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The Knowledge That I’ve Got Enough

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How much is enough?

Check out this poem, written by the late famed author Kurt Vonnegut, about Joseph Heller, another famed author. If you don’t recognize either name, Vonnegut was most well known for Slaughterhouse-Five and Heller for Catch-22.

Joe Heller

True story, Word of Honor:
Joseph Heller, an important and funny writer
now dead,
and I were at a party given by a billionaire
on Shelter island.

I said, “Joe, how does it make you feel
to know that our host only yesterday
may have made more money
than your novel ‘Catch-22′
has earned in its entire history?”
And Joe said, “I’ve got something he can never have.”
And I said, “What on earth could that be, Joe?”
And Joe said, “The knowledge that I’ve got enough.”
Not bad! Rest in peace!

Which would you prefer, a billion dollars but the thirst to acquire more, or a mere million and the knowledge you’ve got enough?

(Photo: buriednextotoyou)

{ 13 comments, please add your thoughts now! }

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13 Responses to “The Knowledge That I’ve Got Enough”

  1. Julie Ali says:

    Hi Jim,

    A very thoughtful blog post. Posts like this one keep me reading your blog; you are continually evolving your readers!

    When is enough? I think determining when you have enough is something you have to think about all through your life and I find that I’m constantly downgrading my “enough set point “as I get older. It’s an individual thing.

    I’ve found it useful, when I’m contemplating this question, to think about people I’ve met when I was a laboratory technologist. If you can’t work in a hospital, you can always volunteer at one (try a cancer ward or a psychiatric unit) and volunteer there. I think if you meet people at the high point of a medical crisis or even participating in a prolonged, agonizing marathon of a final race for life, it is sometimes the things we haven’t done in our lives (such as write a book, birth a few more annoying boys, love more folks) that bothers them and that they say the real determinant of a quality life is having done what they wanted to do with the time of their lives. How much they have in the bank and whether these assets are enough is rarely a big thing (at least this is true, in Canada where we do still have medicare and in general, don’t have to hash about cash when we are dying).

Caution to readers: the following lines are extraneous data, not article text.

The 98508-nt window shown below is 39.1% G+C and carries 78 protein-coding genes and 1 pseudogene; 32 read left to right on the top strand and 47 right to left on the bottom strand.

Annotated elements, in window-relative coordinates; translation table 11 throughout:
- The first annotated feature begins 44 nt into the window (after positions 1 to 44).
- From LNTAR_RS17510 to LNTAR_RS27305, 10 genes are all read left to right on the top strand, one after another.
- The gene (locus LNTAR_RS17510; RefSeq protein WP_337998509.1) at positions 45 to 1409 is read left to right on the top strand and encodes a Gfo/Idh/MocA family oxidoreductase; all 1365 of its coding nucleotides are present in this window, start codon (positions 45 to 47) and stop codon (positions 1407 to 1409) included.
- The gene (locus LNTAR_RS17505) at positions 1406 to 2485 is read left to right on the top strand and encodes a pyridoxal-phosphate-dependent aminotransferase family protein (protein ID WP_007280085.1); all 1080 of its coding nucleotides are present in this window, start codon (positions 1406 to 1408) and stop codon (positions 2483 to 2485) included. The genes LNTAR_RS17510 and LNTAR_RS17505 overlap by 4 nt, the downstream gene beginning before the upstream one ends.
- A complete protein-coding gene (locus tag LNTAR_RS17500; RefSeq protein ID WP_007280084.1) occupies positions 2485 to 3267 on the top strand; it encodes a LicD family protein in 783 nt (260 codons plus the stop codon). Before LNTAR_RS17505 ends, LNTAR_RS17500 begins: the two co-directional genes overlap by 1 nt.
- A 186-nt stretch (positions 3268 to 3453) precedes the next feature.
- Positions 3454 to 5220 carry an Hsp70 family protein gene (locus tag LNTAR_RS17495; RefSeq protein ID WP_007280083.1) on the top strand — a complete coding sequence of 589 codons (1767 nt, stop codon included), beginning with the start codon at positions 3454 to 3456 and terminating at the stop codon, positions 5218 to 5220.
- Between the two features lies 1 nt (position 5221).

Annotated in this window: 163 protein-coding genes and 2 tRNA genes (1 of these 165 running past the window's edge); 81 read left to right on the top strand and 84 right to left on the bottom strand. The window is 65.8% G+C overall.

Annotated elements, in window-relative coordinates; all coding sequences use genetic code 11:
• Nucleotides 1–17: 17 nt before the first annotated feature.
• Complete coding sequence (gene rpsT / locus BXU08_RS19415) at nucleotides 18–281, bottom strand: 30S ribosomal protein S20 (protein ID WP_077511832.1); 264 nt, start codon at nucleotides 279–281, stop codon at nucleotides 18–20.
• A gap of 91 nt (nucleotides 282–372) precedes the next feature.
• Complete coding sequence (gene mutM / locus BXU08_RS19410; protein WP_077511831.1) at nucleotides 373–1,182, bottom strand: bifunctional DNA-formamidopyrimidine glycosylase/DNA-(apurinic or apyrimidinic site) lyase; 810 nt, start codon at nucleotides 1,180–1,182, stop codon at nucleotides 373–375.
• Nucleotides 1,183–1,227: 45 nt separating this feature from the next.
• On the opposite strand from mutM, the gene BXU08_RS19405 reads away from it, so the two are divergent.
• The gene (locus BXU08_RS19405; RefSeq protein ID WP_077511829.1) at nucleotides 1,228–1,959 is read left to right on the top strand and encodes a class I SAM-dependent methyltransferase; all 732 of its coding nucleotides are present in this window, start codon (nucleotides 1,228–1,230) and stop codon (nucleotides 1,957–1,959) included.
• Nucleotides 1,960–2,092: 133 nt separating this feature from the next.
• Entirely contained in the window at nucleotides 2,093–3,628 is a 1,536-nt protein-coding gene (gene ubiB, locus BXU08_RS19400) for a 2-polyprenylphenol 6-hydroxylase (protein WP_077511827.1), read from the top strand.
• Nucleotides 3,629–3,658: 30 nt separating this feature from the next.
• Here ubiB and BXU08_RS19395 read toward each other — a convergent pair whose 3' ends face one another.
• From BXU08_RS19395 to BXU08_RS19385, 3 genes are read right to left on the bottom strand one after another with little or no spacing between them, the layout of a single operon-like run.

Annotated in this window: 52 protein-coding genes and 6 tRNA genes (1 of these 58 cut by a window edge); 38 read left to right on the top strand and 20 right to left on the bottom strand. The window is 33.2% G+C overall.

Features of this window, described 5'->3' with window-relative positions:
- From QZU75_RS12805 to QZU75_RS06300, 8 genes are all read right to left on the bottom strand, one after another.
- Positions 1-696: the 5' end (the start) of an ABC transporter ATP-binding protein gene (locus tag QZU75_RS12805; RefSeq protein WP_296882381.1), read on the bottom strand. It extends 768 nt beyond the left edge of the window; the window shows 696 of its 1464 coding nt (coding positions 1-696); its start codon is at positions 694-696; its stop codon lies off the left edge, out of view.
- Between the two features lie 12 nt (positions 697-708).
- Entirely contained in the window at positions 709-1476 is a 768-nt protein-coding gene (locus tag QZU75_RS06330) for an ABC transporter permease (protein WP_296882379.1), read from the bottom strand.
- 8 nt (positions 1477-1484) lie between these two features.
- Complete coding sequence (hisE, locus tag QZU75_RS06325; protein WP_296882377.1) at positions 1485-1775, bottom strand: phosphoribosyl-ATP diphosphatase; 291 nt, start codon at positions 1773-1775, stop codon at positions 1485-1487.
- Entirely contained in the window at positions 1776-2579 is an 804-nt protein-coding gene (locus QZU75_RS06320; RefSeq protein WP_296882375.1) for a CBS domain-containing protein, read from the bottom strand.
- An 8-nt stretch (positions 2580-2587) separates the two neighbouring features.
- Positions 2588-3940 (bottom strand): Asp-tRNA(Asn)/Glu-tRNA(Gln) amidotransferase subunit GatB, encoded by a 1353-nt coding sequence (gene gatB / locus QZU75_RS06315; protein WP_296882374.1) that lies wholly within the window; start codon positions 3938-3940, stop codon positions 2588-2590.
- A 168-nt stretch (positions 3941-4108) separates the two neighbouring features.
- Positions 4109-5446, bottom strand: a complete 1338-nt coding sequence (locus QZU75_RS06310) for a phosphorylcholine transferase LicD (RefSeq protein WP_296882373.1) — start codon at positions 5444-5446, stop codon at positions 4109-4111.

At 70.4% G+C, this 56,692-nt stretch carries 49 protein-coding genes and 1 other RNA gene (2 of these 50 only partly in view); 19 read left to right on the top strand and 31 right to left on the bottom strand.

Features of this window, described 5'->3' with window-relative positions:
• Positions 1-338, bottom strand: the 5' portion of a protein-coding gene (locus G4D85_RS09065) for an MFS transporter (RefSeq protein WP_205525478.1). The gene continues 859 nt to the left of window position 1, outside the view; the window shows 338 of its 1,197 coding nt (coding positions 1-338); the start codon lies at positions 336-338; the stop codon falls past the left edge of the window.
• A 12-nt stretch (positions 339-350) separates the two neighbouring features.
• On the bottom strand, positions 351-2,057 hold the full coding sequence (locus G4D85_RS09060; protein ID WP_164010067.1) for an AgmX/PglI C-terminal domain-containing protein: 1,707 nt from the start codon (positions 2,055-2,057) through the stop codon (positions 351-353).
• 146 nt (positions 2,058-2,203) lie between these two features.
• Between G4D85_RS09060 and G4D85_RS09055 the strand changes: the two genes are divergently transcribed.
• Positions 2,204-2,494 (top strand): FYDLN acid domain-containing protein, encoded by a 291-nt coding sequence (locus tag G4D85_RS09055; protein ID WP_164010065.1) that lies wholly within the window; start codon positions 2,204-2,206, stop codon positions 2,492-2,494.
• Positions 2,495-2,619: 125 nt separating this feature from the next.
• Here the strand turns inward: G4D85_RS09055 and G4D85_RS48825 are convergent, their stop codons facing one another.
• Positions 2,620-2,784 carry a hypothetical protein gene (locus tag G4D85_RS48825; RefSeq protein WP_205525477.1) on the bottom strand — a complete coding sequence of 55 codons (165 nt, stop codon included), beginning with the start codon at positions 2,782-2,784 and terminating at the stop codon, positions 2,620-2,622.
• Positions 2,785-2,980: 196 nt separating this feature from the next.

For myself, good health is far more important than that million dollars that I used to want (since I’ll probably be working until I’m ninety).

    And by the way, congratulations on being a top PFBlog. Your success is well deserved!

  2. Yana says:

    I’d prefer the knowledge that I have enough. However, “enough” is more than a million dollars because health care costs for this household could easily exceed that amount. That’s why attractive health insurance policies offer coverage of typically $2 million, even though I’d guess they have never paid such benefits to any particular policyholder.

  3. saladdin says:

    If you have not read Catch 22 and Slaughterhouse 5 then you are truly missing something.

    saladdin

  4. Celia says:

    Definitely the knowledge that I have enough. Very wise man that Mr. Heller.

  5. Diane says:

    Is this a trick question? Definitely would settle for 1 million $ and the knowledge that I have enough.

    If I couldn’t be satisfied with 1 million, I can’t imagine what it would take to satisfy me.

    I agree with Julie Alli about the “enough set point” going down as you get older. I could certainly use more money (retirement savings) and there are a few items I’d still like to acquire, but for the basic things I have more than enough in my life and I’m constantly paring down.

  6. I don’t have a dollar figure as my goal. I want to be happy and not be a burden on anyone and that’s about it!

  7. Diane says:

    Trust me, if I had 1 million I’d be content, and even consider myself rich, although that might not be so by everyone’s standards.